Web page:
Seeing school supplies line the shelves of every store was a reminder that this season has ended for me.
While moms across the country restocked backpacks with fresh supplies of pencils, notebooks, and either scientific calculators or crayons, this was the first time in 27 years that I didn’t.
It isn’t like I was totally caught off guard. As a mom of six kids, I have actually been preparing for this empty nest moment for several years, but it is still a hard transition to make.
Instead of driving to school and signing up for Snack Shack duty at home football games, I took a pottery class. What I learned had as much to do with my life as it did to the clay I held in my hands.
There are three basic lessons that have resonated with me this week as I look forward to my next class, I hope they connect with you as well.
1. BALANCE IS INTENTIONAL – A ball of clay on the wheel needs purposed guidance to find the perfect center. It doesn’t happen right away. The potter needs to “cone up” and “cup down” with the intent of getting all the organic material in the clay to line up and find the center of the wheel before anything even begins to take shape. If this is NOT done to perfection, as soon as the wheel picks up speed, the potter feels the imbalance and the clay will potentially fling to the side.
Life Lesson – Finding balance in our lives is crucial. Even being almost balanced will show up in the final product as soon as we are put under pressure. It is OK to stop what you are doing, acknowledge that you are feeling the distinct wobble of imbalance and focus on becoming re-centered.
2. MESS HAPPENS – Who knew that clay could give you the slip! But that is exactly what the silty substance is called when the clay has water added. In about 3.5 seconds my Converse tennis shoes, my pants, and my watch were speckled with clay. But, adding water and making the mess is not an option when you are working at the wheel. Water allows the potter to move and manipulate the clay so it can be shaped. Mess happens. There is nothing tidy about the space while something is on the wheel. If the clay gets too dry, it begins to stick to your hands and shaping is halted.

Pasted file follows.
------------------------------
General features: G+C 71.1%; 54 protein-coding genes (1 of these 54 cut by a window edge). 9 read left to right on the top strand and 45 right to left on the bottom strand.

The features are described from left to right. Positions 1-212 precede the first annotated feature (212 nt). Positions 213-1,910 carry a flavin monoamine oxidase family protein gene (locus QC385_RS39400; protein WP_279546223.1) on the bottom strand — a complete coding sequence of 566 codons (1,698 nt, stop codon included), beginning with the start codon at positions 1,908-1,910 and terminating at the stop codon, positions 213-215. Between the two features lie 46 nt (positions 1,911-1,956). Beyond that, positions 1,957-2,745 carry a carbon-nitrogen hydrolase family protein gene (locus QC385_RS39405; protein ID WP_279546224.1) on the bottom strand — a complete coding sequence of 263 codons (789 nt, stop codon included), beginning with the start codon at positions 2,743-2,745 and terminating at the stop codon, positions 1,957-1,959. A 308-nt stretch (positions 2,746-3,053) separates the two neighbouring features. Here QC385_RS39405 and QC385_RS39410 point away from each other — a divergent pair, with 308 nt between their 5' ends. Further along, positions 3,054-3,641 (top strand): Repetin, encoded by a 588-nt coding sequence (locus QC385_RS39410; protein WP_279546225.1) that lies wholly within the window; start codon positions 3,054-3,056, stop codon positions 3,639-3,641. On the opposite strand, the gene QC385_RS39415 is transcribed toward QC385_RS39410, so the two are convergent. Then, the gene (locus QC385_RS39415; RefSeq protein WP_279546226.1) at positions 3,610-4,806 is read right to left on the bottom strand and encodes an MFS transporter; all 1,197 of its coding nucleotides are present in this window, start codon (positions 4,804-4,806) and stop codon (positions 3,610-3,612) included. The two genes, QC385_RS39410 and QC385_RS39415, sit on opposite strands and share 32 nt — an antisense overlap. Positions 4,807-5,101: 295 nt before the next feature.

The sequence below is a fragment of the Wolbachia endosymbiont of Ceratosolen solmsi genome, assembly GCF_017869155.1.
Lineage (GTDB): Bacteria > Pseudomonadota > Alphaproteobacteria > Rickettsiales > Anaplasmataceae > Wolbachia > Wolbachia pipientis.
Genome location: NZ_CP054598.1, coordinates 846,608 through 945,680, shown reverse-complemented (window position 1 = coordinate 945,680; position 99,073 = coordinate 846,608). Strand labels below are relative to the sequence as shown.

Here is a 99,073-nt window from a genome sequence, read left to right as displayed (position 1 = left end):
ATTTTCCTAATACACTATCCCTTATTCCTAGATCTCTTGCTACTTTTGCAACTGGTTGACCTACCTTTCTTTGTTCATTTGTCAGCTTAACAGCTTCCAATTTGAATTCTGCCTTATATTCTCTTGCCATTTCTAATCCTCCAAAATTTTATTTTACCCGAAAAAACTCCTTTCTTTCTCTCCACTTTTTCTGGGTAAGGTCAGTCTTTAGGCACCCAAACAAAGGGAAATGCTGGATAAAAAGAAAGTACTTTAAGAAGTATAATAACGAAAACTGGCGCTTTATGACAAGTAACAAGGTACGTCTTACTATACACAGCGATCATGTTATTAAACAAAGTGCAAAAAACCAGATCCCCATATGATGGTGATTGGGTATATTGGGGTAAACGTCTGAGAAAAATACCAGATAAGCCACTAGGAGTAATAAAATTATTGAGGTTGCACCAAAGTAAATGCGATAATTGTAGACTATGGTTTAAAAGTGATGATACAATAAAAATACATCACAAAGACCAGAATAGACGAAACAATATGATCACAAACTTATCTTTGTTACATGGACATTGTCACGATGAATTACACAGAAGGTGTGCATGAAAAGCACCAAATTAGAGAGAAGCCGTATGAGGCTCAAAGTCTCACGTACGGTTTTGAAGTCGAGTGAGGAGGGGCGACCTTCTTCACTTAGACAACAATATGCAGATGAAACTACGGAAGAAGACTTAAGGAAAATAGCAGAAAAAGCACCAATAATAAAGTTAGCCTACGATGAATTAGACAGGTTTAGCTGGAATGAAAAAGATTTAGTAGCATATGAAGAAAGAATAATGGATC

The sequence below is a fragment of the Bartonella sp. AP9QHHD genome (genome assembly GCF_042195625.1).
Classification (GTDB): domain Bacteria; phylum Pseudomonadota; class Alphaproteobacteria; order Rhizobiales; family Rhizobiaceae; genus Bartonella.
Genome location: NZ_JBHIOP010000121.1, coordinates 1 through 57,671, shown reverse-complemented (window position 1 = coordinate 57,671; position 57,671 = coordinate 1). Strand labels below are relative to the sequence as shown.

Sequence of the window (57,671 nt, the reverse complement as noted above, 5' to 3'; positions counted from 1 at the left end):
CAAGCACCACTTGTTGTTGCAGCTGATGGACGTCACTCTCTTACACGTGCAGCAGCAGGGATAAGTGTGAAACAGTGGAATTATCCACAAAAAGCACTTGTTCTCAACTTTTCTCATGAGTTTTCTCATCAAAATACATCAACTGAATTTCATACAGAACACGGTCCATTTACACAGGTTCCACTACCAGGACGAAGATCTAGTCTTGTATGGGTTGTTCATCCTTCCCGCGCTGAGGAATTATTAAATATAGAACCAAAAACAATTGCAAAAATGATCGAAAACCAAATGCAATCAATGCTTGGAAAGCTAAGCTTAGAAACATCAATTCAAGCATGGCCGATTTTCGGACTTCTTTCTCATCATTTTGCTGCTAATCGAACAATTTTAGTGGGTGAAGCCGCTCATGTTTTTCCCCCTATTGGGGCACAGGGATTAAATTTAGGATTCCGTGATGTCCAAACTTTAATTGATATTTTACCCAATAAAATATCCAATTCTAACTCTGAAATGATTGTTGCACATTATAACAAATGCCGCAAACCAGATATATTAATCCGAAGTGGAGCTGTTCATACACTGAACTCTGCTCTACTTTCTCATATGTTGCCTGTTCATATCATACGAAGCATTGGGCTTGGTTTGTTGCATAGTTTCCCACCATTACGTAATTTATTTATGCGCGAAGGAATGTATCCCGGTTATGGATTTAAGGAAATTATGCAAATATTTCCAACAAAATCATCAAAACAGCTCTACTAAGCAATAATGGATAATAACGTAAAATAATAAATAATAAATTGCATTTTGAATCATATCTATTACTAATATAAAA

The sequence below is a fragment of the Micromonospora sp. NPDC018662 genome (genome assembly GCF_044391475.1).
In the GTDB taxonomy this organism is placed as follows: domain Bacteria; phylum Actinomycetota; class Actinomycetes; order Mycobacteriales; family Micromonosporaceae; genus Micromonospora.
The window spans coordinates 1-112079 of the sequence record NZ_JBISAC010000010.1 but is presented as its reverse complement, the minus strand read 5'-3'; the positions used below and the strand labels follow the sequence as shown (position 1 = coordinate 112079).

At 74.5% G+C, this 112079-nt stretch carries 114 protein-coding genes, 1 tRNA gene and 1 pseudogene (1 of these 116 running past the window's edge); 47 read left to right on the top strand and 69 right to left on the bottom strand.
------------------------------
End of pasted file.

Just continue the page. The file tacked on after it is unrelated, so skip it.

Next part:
Life Lesson – It is easy to panic when we feel like life is getting messy. When it feels like there is more mess then we can clean up at a moments notice, sometimes we attempt to control what is causing the “slip”. We halt what is actually being shaped in our lives, and in our children’s lives.
3. GENTLENESS CHANGES EVERYTHING – When the potter’s hands are on clay that is centered on the moving wheel, pressure and force are added. But the thing that will cause an utter collapse as the piece begins taking shape might not have anything to do with how wide or tall you want the finished product to be. It might be because of the approach and release the potter’s hands have on the clay itself. Abruptly letting go of the forming piece at any point of the wheel process can ruin the whole project. Take it from someone who had three bowls collapse during class!
Holding the vessel in our hands gently before applying pressure or releasing pressure keeps the clay balanced on the moving wheel. Who knew!
Life Lesson – There is a gentleness to approaching what we are dealing with in life, especially if pressure is added. Abruptly taking charge or letting go can cause an imbalance that is difficult to identify until there is a collapse.
We call it gentleness. God calls it grace. We need to be willing to give others grace during times when they feel like they are being shaped. We need to give ourselves gentleness and grace as well.
When tears no one else sees are wept into your pillow, or you feel like a clay pot that has collapsed from being out of balance, you need to remember that you are not alone.
You are going to get through a season or transition. It is a time of reflection and looking ahead. Loss and gain. It is a time to gently approach and gently let go.
For me, this is a time to take a few pottery classes and learn something new.
“There is a time for everything, and a season for every activity under heaven,” Ecclesiastes 3:1
So thankful to have recently been on a Focus on the Family broadcast that featured “Empty Nest; Strategies to Help your Kids Take Flight”.